Recent studies from PricewaterhouseCoopers showed a marked improvement in junior mining company finances and a relatively stable, if cautious, ambience for more senior Canadian companies.

Covering a different period with different methodology than Natural Resources Canada, a study by EY, the B.C. government and the Association for Mineral Exploration calculated a 20% increase in B.C. exploration spending from 2016 to 2017.

See the Natural Resources Canada survey here.

Step-out drilling grows potential of Rockcliff Metals’ historic zinc deposit in Manitoba

December 20th, 2017

by Greg Klein | December 20, 2017

Step-out drilling grows potential of Rockcliff Metals’ historic zinc deposit in Manitoba

A late autumn drill campaign on one of the priority properties in Rockcliff Metals’ (TSXV:RCLF) extensive Snow Lake portfolio shows potential to expand the historic Bur zinc-polymetallic deposit. Assays from 10 step-out holes totalling 3,250 metres brought zinc grades up to 3.18%, with 7.2% zinc-equivalent, over 4.85 metres. Another star result showed 1.76% zinc, with 5.9% zinc-equivalent, over 6.91 metres.

Each hole intersected the Bur VMS horizon, a potentially 8,000-metre-long mineralized area hosting the historic deposit adjacent and to the northeast of the drill targets, stated president/CEO Ken Lapierre. “The potential to identify additional resources along this important horizon is considered excellent and will be the focus of upcoming drill programs.”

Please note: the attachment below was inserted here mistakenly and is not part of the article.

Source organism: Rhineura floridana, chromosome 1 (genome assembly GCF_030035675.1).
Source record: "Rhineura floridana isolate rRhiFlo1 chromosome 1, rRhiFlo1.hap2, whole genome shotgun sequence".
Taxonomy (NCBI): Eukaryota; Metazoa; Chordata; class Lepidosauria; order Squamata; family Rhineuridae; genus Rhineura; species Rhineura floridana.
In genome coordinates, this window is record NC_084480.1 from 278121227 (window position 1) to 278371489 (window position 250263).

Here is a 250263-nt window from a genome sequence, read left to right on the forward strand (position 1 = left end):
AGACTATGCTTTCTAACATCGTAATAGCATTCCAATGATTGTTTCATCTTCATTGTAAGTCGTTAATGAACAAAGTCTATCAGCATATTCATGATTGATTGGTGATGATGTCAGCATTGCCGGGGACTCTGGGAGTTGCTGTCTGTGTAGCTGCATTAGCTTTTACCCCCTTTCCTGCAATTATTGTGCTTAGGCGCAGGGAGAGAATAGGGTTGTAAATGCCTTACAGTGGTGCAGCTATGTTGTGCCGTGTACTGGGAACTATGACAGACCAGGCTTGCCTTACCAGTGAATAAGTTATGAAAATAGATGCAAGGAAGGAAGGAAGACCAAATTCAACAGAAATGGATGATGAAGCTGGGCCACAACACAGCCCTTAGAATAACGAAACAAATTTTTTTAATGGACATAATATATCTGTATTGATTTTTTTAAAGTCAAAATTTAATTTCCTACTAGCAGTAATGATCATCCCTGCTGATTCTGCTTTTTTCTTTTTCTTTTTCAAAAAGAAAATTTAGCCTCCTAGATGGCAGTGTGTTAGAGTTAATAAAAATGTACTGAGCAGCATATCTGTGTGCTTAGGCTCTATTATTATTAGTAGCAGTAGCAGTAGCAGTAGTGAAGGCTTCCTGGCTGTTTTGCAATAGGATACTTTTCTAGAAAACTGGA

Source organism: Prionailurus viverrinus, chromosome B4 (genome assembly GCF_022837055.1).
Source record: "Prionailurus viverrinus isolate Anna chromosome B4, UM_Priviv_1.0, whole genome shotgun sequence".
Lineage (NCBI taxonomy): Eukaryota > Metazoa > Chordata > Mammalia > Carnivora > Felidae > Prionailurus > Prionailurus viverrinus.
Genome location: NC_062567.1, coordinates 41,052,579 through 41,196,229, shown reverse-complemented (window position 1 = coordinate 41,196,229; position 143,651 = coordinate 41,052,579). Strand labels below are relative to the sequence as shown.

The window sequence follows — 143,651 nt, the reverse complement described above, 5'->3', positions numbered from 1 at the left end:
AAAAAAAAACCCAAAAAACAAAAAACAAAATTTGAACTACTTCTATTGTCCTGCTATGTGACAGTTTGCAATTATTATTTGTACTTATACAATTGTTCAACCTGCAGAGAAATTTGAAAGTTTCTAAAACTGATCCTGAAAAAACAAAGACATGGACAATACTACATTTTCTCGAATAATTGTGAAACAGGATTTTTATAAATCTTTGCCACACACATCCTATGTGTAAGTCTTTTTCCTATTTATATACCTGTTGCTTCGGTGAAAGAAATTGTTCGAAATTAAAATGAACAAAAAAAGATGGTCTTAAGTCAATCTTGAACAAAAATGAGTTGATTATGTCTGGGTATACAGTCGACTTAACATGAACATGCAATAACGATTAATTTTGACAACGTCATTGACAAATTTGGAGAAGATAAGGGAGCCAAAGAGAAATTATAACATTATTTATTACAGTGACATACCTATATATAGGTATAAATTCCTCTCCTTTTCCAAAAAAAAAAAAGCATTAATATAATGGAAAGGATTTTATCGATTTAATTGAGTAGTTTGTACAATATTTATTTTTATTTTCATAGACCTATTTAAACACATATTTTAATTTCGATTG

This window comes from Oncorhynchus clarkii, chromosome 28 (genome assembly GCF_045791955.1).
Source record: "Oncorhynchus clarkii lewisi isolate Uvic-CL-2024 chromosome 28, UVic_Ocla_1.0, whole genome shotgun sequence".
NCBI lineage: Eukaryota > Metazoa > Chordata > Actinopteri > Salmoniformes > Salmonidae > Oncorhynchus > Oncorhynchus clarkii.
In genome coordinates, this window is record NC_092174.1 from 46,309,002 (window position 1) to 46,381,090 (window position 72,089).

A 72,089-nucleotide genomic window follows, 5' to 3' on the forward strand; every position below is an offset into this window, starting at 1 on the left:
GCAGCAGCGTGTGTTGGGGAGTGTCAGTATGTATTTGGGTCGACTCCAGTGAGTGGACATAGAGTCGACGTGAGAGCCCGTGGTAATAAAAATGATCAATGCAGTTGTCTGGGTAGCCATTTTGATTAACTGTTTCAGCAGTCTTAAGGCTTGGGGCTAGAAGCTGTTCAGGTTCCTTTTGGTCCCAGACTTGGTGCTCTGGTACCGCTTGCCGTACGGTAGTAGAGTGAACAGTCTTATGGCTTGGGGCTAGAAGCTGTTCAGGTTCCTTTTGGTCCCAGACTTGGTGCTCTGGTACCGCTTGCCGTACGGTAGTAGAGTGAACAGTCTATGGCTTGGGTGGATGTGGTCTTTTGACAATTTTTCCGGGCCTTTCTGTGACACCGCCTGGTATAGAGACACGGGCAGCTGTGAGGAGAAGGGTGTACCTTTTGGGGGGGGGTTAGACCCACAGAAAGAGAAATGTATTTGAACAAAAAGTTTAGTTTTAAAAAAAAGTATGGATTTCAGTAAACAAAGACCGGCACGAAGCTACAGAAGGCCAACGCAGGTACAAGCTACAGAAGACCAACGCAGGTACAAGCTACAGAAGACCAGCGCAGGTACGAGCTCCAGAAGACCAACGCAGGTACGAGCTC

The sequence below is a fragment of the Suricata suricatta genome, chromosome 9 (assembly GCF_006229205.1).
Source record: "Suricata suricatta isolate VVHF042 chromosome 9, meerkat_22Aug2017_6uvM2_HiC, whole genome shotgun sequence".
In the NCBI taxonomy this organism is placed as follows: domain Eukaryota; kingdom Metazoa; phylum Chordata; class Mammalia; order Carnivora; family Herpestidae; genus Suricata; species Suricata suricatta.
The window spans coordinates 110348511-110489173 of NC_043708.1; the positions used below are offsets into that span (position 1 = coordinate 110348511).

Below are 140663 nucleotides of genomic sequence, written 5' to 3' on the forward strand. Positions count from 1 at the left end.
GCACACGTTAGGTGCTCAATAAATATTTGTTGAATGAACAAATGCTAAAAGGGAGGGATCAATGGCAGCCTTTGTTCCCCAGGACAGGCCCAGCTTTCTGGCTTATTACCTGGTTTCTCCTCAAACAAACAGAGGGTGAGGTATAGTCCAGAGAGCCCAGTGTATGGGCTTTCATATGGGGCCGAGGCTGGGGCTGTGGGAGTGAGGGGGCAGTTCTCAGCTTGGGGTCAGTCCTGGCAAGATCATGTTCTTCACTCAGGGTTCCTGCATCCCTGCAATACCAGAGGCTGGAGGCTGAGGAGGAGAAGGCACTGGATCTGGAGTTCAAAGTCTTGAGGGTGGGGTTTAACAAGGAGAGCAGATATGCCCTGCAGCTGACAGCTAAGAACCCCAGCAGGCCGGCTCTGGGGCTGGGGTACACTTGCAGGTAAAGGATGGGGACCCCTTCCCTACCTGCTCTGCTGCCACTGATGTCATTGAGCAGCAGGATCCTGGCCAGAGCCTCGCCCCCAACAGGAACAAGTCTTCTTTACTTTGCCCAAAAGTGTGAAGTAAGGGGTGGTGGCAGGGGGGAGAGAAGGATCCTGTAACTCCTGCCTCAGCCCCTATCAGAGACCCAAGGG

Some highlights from the most recent campaign show:

Hole RBU002

  • 1.76% zinc, 0.96% copper, 0.59% lead, 0.26 g/t gold and 32.76 g/t silver, for 5.9% zinc-equivalent over 6.91 metres, starting at 269.65 metres in downhole depth
  • (including 0.99% zinc, 2% copper, 0.86% lead, 0.57 g/t gold and 56.35 g/t silver, for 9.1% zinc-equivalent over 2.43 metres)

RBU005

  • 1.65% zinc, 1.84% copper, 0.15% lead, 0.05 g/t gold and 15.32 g/t silver, for 6.8% zinc-equivalent over 4.25 metres, starting at 302.82 metres
  • (including 0.5% zinc, 6.18% copper, 0.08% lead, 0.04 g/t gold and 31.31 g/t silver, for 16.9% zinc-equivalent over 0.96 metres)

RBU007

  • 3.18% zinc, 1.41% copper, 0.13% lead, 0.04 g/t gold and 13.25 g/t silver, for 7.2% zinc-equivalent over 4.85 metres, starting at 231.15 metres